If the Internal Revenue Service (IRS) is going to contact you, odds are high it will be in the form of a letter. The IRS may contact you for a number of reasons, but some of the more common include a tax balance that remains unpaid, a change to a refund amount, a question about a return or a change to a tax return.
Tax season is upon us, which means tax scammers are ramping up their tactics to take advantage of tax payers throughout the country. The Internal Revenue Service (IRS) often sends out warnings about scams in an effort to better protect the public from becoming a victim. One specific scam the agency has voiced concerns about involves an attempt to gain information from tax preparers.
The Super Bowl is more than just a big football game. In addition to taking part in a prestigious game, players are also putting in another day at work. With this day at work comes earnings — and with work earnings comes tax obligations.
The sales and use tax results in funds for the state to use towards road construction, education and other government services. Various studies show that the amount of revenue collected through this tax is not nearly as large as it should be if it were a true reflection of items purchased within the state. The culprit for this disparity: the internet.
Falling behind in tax obligations can lead to more than just fines — it can result in the revocation of your passport. The Internal Revenue Service (IRS) recently published some guidance on this penalty, noting the agency has the authority to deny or revoke passports to those who are delinquent in tax payments.
The Internal Revenue Service (IRS) recently settled class action lawsuits representing over 400 conservative groups that state they were “improperly” delayed tax-exempt status, according to a recent report by USA Today. It appears the federal agency singled out hundreds of groups due to their ideological stances. These groups underwent additional questioning which led to delays.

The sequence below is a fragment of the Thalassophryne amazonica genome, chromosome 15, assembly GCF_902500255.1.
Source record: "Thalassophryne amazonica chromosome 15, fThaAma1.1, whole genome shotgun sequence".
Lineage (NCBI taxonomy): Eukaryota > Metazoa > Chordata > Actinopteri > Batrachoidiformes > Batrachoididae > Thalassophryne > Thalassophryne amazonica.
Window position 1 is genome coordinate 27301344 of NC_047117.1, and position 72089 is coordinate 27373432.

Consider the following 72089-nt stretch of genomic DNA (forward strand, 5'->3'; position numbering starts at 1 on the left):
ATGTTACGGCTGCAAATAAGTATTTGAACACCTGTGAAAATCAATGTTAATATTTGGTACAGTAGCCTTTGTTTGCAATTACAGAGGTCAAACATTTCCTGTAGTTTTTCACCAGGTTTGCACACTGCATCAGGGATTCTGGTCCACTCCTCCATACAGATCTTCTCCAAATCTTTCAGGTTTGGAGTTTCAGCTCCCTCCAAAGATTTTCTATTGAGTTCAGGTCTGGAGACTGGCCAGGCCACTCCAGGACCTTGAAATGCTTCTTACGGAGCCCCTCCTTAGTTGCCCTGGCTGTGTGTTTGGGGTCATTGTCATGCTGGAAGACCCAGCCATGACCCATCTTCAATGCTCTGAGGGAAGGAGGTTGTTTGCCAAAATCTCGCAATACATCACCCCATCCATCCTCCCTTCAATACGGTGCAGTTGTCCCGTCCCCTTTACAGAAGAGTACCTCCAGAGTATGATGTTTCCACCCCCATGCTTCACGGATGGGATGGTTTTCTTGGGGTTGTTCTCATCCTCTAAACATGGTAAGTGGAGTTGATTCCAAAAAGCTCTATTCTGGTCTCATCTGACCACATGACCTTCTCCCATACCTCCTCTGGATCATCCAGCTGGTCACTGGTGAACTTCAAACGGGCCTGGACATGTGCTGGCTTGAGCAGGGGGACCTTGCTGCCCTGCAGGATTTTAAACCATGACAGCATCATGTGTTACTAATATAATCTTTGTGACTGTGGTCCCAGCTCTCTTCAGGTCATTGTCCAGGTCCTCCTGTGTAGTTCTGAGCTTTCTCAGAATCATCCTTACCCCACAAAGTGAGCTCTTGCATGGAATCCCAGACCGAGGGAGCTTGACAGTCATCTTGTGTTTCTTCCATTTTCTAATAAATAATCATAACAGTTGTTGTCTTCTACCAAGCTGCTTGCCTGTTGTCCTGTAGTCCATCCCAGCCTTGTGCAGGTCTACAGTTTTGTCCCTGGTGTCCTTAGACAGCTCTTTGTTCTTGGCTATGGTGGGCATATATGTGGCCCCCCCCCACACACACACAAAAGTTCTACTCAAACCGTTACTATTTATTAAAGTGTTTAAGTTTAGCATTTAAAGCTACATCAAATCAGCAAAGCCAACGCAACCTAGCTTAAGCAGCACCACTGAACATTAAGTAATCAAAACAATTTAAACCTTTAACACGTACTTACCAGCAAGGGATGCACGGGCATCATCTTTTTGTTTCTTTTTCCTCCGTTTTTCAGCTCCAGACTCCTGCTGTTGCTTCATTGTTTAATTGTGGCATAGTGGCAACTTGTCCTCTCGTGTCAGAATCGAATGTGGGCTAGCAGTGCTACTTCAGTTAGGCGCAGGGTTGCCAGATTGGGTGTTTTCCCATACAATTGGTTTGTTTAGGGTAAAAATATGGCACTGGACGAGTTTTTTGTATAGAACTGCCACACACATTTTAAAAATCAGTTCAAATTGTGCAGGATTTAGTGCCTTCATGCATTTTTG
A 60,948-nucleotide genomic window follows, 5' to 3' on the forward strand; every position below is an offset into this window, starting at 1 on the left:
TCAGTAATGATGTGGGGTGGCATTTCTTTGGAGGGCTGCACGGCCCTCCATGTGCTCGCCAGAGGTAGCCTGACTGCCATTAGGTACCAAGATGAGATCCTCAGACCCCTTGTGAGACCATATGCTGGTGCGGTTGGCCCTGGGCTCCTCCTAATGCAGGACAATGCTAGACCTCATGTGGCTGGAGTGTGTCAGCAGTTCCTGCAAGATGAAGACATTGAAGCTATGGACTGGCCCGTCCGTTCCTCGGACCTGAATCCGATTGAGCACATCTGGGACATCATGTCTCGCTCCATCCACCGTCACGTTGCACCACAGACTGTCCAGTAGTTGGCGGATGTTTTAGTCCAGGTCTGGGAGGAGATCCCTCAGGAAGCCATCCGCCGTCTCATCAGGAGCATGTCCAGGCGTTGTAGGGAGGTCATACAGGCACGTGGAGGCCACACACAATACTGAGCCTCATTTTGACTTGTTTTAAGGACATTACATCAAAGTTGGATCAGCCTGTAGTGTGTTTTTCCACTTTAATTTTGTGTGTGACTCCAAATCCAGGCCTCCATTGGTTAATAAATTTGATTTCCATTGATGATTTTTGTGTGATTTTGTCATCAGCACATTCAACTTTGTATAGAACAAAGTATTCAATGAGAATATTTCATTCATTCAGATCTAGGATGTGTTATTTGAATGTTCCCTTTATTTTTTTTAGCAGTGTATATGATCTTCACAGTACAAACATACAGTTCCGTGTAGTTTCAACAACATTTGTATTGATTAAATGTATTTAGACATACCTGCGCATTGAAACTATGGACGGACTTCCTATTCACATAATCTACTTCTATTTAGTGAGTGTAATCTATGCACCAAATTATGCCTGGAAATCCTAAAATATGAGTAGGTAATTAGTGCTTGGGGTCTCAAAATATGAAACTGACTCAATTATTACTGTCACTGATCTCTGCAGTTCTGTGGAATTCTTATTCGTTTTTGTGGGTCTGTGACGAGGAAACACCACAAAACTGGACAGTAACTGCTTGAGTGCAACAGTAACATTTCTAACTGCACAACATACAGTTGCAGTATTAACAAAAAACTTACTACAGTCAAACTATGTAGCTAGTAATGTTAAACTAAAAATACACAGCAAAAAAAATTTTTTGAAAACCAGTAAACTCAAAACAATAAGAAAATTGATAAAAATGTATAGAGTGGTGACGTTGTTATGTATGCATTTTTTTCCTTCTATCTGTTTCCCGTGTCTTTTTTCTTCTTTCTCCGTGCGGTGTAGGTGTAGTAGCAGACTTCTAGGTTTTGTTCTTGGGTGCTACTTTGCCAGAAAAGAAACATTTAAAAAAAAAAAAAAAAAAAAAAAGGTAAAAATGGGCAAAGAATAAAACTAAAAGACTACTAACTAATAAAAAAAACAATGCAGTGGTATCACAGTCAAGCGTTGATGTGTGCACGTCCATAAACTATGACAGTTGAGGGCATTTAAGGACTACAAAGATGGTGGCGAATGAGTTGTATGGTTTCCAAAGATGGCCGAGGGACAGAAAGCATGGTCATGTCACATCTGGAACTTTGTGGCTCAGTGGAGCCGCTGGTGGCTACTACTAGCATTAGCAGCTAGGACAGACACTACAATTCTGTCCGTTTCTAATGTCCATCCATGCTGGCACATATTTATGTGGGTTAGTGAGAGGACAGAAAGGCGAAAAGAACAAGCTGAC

The current administration has pushed for tax reform, touting the need to reduce taxes and remove barriers to economic growth. In theory, this sounds great. In reality, it could cause problems for small businesses.
Actor and director Forest Whitaker recently made the news not for a new movie or television project, but instead for the resolution of a years-long tax collection case brought against him by the Internal Revenue Service (IRS).
Four tax preparers are facing prison time for tax crimes connected to their tax preparation services. The accusations included putting together faulty tax returns and cashing in on fraudulent refunds. The Department of Justice (DOJ) discussed the case in a recent press release, noting that the government is coming down hard on those who break tax law in this manner.
Most married couples file their taxes jointly. In part, this is a matter of convenience. But filing together also generally means a couple pays less in combined taxes than they would using married filing separate (MFS) status.Filing jointly can be problematic, however, when one spouse has run up big tax debts while keeping the other in the dark about it or forced into acquiescence through abuse.That is why the IRS has a type of relief from tax liability called the innocent spouse rule. In this post, we'll take note of three things worth knowing about marital tax debt.